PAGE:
Titus Groan by Mervyn Peake
I completed the first installment of Mervyn Peake’s Gormenghast series with a sense of exhaustion. It is a colossal book, written with such dense language that reading through it is like gorging on words. It was the book equivalent of eating a very rich, very large chocolate cake. Behind all the intricacies and techniques of the language is an equally strange story, one that does not easily fit into any particular genre. In my local bookstore at least, it is shelved in the “fantasy” section, seemingly because no one knows where else to put it.
These days (after the publication of Tolkien’s The Lord of the Rings) the word “fantasy” is used to classify books that are concerned with magical creatures, the fight between good and evil, and vast sub-created worlds. Mervyn Peake has none of this, unless you count the stronghold of Gormenghast, filled with its sense of social and political machinations, its detailed descriptions of claustrophobic rooms and passageways, and its vast history of culture and ritual as a “created world” — which you easily could. But I’m more tempted to call it a Gothic novel — there’s plenty of intrigue, dark romance, and murder most foul. Yet, as the line between Gothic and fantasy fiction is often blurred — we’re right back where we started. Suffice to say, Titus Groan (and its two sequels Gormenghast and Titus Alone) is one of a kind.
The story is set at Gormenghast Castle, the immense stronghold of the Groan family. Ruled over by ritual and tradition, life at Gormenghast can best be described as stagnant. Nothing ever changes. Even if someone dies — whether it be a member of the Groan family, or a lowly servant — they are immediately replaced thanks to the strict guidelines of hereditary inheritance. Life grinds on, ruled by complex and obscure ritual, with only minor hobbies providing any sort of relief against the monotony of existence for the residents of Gormenghast — hobbies that include reading (for the melancholy Earl Sepulchrave), devotion to pets (for the Countess Gertrude, who cares more for her birds and cats than her own daughter Fuchsia), pointless scheming (for the Earl’s twin sisters Cora and Clarice) and petty feuds (for the manservant Flay and the grotesque cook Swelter).
But two agents of change are about to be introduced to this stifling atmosphere. One is the newborn Titus, the future Earl of Gormenghast who — despite being the title character — has little to do with the action of the story (it’s hard to be a properly developed character when you’re an infant!) The other is the much more intriguing figure of seventeen-year old Steerpike, a lowly kitchen boy with high ambitions. Taking every opportunity he can to spy on the Groan family and make himself indispensable to various members of the household, the Machiavellian youth begins his climb to power and control — and the only way I can describe him is to combine Macbeth’s overwhelming ambition with Scarlett O’Hara’s disregard for morality when it gets in the way of personal gain. Naturally, he makes for a fascinating character, just a tad too unsympathetic to be called an “anti-hero,” yet compelling nonetheless.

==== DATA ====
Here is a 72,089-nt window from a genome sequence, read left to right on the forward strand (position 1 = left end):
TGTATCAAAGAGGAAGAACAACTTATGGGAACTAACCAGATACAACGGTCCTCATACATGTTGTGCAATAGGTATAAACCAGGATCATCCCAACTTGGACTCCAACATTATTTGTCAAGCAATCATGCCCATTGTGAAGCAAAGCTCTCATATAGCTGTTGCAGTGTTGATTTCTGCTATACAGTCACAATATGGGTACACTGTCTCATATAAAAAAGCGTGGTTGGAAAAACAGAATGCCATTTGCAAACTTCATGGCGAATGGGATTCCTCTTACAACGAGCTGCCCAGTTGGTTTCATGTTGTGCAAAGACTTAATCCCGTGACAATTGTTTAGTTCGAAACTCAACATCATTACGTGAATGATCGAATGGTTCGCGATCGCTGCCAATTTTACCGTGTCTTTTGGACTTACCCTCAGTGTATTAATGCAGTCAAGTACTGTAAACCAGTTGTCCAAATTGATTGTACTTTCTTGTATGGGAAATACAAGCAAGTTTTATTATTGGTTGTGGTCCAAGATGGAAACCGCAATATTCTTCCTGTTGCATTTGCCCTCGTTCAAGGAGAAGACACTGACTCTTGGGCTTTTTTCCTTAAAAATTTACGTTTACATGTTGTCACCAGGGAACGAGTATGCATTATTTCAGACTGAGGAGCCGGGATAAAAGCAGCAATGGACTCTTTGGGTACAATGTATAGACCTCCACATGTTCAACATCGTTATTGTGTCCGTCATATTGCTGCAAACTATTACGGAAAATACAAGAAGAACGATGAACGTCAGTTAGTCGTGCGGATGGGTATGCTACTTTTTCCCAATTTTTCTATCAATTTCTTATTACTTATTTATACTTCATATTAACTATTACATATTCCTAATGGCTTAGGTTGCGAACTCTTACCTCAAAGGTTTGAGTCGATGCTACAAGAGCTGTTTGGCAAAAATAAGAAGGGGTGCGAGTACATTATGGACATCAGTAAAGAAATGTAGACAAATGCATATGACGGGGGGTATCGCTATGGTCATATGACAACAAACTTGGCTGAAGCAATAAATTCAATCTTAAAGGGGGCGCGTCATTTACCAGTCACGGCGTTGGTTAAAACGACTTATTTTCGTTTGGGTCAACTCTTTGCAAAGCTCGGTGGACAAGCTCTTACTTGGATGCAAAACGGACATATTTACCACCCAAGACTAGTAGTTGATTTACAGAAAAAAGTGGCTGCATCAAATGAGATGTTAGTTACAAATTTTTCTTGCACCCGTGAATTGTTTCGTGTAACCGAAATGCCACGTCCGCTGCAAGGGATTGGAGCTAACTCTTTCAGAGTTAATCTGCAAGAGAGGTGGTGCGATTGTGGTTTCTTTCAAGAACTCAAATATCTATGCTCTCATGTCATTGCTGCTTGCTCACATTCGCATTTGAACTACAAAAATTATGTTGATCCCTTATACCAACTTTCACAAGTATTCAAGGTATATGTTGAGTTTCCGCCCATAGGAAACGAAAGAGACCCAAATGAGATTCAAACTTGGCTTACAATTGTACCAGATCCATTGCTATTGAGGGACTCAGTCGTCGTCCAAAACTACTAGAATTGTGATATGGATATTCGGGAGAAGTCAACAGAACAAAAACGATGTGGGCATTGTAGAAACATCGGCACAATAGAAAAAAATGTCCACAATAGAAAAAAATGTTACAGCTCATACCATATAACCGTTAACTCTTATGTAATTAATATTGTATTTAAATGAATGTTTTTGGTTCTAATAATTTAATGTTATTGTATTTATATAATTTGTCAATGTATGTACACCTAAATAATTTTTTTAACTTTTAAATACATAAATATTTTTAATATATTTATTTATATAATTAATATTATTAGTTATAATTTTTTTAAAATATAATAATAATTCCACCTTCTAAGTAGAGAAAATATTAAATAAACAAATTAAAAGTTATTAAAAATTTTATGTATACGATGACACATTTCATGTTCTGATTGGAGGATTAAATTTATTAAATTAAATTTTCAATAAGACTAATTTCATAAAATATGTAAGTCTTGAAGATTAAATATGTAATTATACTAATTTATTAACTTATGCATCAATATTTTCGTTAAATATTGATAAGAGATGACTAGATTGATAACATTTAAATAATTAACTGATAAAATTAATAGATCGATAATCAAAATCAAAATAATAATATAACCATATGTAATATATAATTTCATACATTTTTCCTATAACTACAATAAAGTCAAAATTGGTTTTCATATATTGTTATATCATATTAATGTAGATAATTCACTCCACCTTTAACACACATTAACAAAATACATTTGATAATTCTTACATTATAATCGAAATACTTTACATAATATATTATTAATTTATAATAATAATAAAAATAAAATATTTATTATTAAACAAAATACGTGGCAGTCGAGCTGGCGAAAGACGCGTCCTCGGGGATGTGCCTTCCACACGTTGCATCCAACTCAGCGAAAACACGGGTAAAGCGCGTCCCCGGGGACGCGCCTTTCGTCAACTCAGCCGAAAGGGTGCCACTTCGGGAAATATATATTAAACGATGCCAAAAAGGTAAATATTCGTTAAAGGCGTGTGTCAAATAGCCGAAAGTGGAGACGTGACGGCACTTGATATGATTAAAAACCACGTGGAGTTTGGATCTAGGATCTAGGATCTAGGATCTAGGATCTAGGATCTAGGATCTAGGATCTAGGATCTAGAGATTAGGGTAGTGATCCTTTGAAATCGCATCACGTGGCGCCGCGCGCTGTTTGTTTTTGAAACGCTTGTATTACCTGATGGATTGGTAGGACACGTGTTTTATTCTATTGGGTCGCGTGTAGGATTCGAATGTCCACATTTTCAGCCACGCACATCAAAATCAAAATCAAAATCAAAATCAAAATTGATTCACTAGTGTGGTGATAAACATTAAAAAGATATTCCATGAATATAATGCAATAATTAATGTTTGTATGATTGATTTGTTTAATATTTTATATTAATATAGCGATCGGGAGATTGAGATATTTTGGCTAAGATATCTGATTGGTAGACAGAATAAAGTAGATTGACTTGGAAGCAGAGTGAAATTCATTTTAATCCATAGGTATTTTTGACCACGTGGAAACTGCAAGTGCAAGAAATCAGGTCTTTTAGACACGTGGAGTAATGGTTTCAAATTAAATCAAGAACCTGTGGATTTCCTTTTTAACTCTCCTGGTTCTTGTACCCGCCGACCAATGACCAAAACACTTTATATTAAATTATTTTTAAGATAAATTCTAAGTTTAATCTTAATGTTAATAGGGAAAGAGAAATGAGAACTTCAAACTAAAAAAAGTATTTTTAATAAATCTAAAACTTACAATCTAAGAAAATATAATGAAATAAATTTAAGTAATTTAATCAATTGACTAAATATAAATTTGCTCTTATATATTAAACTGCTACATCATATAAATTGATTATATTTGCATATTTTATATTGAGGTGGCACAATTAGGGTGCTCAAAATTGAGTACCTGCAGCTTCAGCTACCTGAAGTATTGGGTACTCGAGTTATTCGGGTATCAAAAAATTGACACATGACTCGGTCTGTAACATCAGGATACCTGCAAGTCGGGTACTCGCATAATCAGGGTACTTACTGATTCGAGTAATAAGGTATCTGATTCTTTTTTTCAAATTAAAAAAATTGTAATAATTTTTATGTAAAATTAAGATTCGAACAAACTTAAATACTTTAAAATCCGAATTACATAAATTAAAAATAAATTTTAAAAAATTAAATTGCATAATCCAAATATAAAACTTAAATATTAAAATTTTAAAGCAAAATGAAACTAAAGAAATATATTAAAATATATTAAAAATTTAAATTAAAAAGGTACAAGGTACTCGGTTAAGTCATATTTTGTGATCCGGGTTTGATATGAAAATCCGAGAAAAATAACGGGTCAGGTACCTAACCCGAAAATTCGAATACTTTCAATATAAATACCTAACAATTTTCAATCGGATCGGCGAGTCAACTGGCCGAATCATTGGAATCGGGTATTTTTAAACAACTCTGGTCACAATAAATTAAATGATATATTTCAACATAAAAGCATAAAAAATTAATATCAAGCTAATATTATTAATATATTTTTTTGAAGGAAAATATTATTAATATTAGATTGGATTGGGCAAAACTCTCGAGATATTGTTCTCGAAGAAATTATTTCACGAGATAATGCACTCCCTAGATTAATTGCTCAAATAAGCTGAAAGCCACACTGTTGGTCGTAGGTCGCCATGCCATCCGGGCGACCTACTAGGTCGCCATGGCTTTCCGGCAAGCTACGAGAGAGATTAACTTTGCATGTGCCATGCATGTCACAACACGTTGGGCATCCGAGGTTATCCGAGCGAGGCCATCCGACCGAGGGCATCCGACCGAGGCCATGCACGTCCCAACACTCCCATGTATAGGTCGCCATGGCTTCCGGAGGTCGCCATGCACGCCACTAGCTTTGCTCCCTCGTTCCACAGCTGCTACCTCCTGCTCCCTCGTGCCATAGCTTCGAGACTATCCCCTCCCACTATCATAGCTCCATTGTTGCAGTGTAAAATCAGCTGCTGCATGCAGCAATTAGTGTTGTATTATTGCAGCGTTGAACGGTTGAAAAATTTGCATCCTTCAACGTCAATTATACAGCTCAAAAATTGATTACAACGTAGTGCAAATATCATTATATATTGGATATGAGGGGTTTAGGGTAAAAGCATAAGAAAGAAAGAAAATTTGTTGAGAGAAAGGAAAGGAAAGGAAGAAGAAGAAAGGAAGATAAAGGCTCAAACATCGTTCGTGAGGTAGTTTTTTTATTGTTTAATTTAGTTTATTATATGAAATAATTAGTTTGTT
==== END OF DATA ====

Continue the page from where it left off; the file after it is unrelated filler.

Although Steerpike’s manipulations are main storyline of the novel, there are plenty of subplots, predominantly the story of a young “Dweller” (a member of the peasantry) who is brought in as wet-nurse to the infant Titus, but eventually leaves to return to her feuding lovers. Likewise, there are the characters of Doctor Prunesqualler, Nannie Slagg and Sourdust (much like Charles Dickens, Peake must have had a great time assigning appropriate names to his characters) who each have their part to play in the vast tapestry of familial and class relations throughout the novel.
However, it does seem as though much of this particular story is set-up. I have yet to read Gormenghast, but several of the characters and situations introduced in this novel (and the lack of resolution assigned to them) give the impression that they are being “saved” for later books — as Peake certainly planned out these works in advance, having always intended them to be part of a multi-book series. Sadly, this plan never reached fruition due to Peake’s untimely death that cut Titus’s life-story short — but there is still plenty here to intoxicate a patient and discerning reader. Admittedly, it’s a bit of a chore to struggle through the density of the language, some of which appears needlessly self-indulgent. But when Mervyn Peake has something profound to say, he says it in a way that will stay with you forever: “There is a love that equals in its power the love of a man for woman and reaches inwards as deeply. It is the love of a man or of a woman for their world. For the world of their centre where their lives burn genuinely and with a free flame.”